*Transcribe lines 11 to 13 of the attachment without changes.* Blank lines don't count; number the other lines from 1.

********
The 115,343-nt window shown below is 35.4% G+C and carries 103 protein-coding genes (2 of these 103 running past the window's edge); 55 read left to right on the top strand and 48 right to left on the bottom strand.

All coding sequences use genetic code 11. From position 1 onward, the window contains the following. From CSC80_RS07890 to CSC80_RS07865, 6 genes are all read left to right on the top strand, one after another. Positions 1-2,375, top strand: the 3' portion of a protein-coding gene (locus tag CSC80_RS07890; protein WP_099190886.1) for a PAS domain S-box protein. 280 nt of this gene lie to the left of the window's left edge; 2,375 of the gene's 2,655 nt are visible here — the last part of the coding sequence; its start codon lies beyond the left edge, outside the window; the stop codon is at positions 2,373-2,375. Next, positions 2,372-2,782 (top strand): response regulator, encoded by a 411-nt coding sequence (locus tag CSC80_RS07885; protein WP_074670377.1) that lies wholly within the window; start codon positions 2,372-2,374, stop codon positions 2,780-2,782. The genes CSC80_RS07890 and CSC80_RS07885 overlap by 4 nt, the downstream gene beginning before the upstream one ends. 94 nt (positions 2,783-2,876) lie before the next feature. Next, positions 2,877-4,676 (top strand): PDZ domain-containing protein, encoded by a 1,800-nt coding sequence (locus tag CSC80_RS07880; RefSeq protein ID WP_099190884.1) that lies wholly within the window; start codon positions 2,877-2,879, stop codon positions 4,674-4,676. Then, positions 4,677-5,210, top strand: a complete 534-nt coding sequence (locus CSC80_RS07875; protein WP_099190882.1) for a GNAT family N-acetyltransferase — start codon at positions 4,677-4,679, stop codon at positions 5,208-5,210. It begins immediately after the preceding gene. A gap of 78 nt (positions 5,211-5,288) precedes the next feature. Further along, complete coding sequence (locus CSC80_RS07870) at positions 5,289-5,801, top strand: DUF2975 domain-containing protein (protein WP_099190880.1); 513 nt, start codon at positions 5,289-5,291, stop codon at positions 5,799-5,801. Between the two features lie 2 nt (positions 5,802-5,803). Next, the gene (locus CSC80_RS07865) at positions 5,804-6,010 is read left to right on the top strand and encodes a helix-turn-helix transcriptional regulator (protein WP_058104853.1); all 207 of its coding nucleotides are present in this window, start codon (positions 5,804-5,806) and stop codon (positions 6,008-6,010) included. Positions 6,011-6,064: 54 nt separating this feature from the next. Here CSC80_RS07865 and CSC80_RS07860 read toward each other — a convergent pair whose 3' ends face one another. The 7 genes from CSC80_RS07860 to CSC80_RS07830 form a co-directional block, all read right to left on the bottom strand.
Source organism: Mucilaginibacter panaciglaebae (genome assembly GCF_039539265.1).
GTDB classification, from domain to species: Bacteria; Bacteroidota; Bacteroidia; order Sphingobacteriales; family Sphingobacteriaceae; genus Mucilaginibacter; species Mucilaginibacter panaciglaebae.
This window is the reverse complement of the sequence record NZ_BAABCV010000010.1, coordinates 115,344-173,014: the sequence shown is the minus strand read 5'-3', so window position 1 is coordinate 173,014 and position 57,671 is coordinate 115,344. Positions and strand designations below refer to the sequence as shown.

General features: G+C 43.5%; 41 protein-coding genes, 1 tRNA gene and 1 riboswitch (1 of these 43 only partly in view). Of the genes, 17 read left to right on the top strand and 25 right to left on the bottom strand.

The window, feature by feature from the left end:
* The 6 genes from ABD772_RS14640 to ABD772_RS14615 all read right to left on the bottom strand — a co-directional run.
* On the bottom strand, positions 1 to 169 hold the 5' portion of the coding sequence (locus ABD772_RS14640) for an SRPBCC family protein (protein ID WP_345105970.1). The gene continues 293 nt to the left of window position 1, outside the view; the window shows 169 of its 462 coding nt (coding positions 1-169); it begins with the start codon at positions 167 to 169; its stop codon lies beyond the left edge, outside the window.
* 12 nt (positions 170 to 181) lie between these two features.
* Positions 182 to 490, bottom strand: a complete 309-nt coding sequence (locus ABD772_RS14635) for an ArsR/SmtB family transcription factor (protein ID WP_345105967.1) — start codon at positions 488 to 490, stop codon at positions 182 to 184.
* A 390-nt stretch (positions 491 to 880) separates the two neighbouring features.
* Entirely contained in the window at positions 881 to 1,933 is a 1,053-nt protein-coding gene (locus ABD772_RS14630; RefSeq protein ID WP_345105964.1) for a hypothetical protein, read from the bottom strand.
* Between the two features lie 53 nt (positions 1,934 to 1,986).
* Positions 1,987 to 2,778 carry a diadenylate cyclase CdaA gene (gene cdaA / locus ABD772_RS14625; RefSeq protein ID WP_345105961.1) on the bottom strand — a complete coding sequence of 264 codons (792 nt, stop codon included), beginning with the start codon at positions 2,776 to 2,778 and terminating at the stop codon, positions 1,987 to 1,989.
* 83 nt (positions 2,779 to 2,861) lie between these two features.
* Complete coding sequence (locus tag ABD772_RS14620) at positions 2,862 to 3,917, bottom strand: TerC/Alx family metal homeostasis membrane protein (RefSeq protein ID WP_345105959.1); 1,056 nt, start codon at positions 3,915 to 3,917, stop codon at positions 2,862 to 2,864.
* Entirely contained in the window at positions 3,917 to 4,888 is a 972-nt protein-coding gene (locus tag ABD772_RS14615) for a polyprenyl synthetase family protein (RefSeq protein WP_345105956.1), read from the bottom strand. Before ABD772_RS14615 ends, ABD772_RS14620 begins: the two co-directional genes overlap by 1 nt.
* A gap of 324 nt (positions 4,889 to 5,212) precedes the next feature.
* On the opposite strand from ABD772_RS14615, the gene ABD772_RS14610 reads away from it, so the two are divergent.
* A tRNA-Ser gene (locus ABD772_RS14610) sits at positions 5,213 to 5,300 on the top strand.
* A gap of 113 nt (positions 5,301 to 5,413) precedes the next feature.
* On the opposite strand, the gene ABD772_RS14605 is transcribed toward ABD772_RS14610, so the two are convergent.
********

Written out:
* Positions 182 to 490, bottom strand: a complete 309-nt coding sequence (locus ABD772_RS14635) for an ArsR/SmtB family transcription factor (protein ID WP_345105967.1) — start codon at positions 488 to 490, stop codon at positions 182 to 184.
* A 390-nt stretch (positions 491 to 880) separates the two neighbouring features.
* Entirely contained in the window at positions 881 to 1,933 is a 1,053-nt protein-coding gene (locus ABD772_RS14630; RefSeq protein ID WP_345105964.1) for a hypothetical protein, read from the bottom strand.